Paying off mortgage or KiwiSaver?

By Shelley Hanna

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A reader who is close to retirement asks whether it is better to pay off a mortgage using Kiwisaver funds or continue to contribute as usual.
A reader who is close to retirement asks whether it is better to pay off a mortgage using Kiwisaver funds or continue to contribute as usual.

I am 65 years of age and working fulltime. I am still contributing to KiwiSaver and my employer will continue to contribute until I am 68 years of age. Our mortgage and KiwiSaver savings are similar balances. I wonder - should I pay the mortgage off now with what I have got in my KiwiSaver, or do I keep paying it off whilst I am still working? I have until July 2019 to pay off my mortgage. I have been in KiwiSaver for more than five years, so now that I am 65 I can apply to withdraw the money if I want to.

You are fortunate that your employer is willing to continue making their contributions until you are 68, as they are not obliged to do so (except for those members who join KiwiSaver between the ages of 60 and 65 - their employers should contribute for five years).

You are asking a good question. Many people would say it is a good idea to pay off your mortgage as you can't guarantee that your KiwiSaver will give you a better return.

You know what your mortgage is costing you in interest, but you don't know what you will get from your KiwiSaver. But mortgage rates are at record lows, so wouldn't your KiwiSaver give you a better return?

Conservative KiwiSaver funds have averaged 5.25 per cent per annum after fees and tax at 28 per cent for the five years to June 30, 2016 (according to the Sorted FundFinder tool).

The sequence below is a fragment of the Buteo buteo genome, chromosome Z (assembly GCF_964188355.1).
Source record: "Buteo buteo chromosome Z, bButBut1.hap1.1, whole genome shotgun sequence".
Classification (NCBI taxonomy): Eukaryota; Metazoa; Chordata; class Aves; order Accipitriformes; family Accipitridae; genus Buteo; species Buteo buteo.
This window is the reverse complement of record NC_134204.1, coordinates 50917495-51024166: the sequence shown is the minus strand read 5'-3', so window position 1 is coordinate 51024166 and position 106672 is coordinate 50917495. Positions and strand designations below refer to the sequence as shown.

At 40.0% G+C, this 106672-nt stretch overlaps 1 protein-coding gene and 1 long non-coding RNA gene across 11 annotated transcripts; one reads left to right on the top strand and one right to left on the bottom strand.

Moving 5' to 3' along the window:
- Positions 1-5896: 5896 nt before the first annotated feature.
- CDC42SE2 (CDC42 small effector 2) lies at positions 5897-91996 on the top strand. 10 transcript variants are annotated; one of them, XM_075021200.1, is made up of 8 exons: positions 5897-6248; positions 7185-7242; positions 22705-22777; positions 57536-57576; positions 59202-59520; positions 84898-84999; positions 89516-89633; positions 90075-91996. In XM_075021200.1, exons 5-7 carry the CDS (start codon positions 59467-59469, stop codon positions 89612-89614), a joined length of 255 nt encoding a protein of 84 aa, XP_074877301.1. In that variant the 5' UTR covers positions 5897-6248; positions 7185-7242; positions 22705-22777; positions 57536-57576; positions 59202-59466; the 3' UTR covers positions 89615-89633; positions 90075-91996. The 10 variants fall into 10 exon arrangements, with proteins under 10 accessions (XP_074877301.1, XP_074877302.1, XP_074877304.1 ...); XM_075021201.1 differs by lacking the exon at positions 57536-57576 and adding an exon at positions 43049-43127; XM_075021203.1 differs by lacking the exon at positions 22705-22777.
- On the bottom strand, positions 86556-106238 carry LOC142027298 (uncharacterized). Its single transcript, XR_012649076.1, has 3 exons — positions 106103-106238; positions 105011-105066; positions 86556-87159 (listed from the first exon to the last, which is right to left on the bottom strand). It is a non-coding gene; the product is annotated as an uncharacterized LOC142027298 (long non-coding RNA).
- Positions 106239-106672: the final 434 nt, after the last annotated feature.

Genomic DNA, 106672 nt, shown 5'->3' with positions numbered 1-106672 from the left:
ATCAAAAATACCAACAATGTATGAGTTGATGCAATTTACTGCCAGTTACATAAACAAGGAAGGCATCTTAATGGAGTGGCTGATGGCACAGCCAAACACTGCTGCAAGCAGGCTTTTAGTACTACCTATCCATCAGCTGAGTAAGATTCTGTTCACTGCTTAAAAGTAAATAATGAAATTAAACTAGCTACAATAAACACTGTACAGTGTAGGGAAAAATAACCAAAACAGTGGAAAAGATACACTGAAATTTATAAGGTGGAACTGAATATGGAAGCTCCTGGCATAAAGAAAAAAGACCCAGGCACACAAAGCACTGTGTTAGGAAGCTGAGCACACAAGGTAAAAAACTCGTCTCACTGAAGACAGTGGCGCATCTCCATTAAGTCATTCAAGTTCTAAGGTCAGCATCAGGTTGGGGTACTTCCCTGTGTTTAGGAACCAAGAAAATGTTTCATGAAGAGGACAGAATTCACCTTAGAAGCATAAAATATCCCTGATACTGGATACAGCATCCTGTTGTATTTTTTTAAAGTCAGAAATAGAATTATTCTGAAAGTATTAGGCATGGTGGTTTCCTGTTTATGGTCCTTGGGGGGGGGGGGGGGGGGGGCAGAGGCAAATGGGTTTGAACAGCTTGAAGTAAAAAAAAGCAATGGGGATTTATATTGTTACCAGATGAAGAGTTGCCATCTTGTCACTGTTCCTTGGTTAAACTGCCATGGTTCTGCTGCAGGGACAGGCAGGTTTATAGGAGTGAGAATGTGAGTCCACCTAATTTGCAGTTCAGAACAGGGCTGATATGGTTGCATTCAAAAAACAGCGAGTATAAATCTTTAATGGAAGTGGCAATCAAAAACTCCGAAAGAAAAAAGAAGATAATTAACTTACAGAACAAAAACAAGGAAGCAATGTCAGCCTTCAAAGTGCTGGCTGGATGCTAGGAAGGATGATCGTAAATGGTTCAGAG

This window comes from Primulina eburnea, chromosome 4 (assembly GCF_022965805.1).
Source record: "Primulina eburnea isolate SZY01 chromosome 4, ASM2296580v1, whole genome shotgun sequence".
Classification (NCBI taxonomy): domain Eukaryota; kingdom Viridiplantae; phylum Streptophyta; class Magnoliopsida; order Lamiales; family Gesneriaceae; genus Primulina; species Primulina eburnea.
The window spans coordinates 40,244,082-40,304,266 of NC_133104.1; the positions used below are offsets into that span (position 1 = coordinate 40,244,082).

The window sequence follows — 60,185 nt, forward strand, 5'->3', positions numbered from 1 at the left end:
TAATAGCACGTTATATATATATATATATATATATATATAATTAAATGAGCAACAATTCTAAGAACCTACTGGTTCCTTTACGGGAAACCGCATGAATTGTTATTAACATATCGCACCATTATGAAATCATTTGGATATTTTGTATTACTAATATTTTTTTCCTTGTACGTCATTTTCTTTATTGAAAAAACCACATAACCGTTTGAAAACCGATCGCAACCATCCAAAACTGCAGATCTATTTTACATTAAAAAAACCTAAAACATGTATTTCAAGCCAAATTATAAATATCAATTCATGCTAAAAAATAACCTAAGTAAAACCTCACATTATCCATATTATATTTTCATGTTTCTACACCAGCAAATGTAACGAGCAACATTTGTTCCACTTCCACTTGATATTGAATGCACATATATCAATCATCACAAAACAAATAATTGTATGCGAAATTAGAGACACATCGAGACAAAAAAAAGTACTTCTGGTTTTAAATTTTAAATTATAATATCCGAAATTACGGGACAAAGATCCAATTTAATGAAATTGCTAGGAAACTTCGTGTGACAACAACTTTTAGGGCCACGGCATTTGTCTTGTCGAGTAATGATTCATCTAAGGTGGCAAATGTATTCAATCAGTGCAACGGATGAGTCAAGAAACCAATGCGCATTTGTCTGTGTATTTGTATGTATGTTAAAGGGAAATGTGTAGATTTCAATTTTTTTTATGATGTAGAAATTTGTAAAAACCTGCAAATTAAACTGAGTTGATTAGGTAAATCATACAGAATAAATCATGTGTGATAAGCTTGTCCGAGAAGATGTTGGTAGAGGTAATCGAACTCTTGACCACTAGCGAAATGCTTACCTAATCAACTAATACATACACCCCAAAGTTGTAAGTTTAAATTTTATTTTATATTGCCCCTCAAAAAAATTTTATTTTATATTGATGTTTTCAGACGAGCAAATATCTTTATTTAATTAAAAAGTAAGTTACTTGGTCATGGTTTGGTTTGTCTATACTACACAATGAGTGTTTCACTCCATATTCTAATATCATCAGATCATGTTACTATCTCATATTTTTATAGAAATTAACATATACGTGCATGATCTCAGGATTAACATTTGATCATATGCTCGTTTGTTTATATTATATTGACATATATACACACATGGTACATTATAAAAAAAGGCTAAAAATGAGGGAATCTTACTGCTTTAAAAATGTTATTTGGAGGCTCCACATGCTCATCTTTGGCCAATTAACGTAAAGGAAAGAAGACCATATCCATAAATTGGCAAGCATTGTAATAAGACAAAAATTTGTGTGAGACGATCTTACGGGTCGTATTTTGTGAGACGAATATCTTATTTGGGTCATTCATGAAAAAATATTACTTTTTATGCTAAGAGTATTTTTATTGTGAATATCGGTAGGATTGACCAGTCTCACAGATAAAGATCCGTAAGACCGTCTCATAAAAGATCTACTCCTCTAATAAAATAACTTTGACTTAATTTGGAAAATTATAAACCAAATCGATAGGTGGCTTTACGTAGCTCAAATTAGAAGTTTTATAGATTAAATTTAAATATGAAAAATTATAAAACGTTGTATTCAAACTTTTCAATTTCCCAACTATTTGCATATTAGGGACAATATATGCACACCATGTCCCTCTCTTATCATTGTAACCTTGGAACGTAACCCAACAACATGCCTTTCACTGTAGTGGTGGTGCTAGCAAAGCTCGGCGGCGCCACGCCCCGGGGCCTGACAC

This sounds good, however, the average for both conservative and balanced funds for the past two years has been below 4 per cent per annum.

This will be less than the interest rate you are currently paying on your mortgage. The problem is, with interest rates so low fund managers will be scratching to achieve good returns from the fixed interest component of their KiwiSaver investments. And a conservative fund may have around 80 per cent in cash and fixed interest.

But it's not just about comparing interest rates. How disciplined are you at budgeting and saving?

If you withdraw most of your current KiwiSaver balance to repay your mortgage you must replace the money you have withdrawn, as well as continuing with contributions from your wages.

If your current mortgage repayments are say $250 per week, you will need to set up an automatic payment or direct debit with your fund manager to pay this amount into your KiwiSaver account.

If you delay in doing this, you may get used to having that extra money in your bank account each week and it will get harder and harder to put the savings plan in place.

If your budget allows it, you can even put in a bit more (after all, you can access this money if you need to at fairly short notice as your KiwiSaver is no longer locked in).

Right now you want to be debt free and that is motivating you to pay off your mortgage. You may not be quite as motivated to rebuild your KiwiSaver balance, as you won't get the same instant gratification you will get from paying off your mortgage.

If you are an organised and disciplined person who is good at long term planning then using your KiwiSaver to pay off your mortgage makes sense. If you are more of a 'she'll be right' kind of person then stick with the status quo.

- Shelley Hanna is an authorised financial adviser FSP12241. Her free disclosure statement is available on request by calling 06 870 3838 or go to www.peak.net.nz. The information in this article is general and is not personalised. Send your KiwiSaver questions to shelley.hanna@peak.net.nz.

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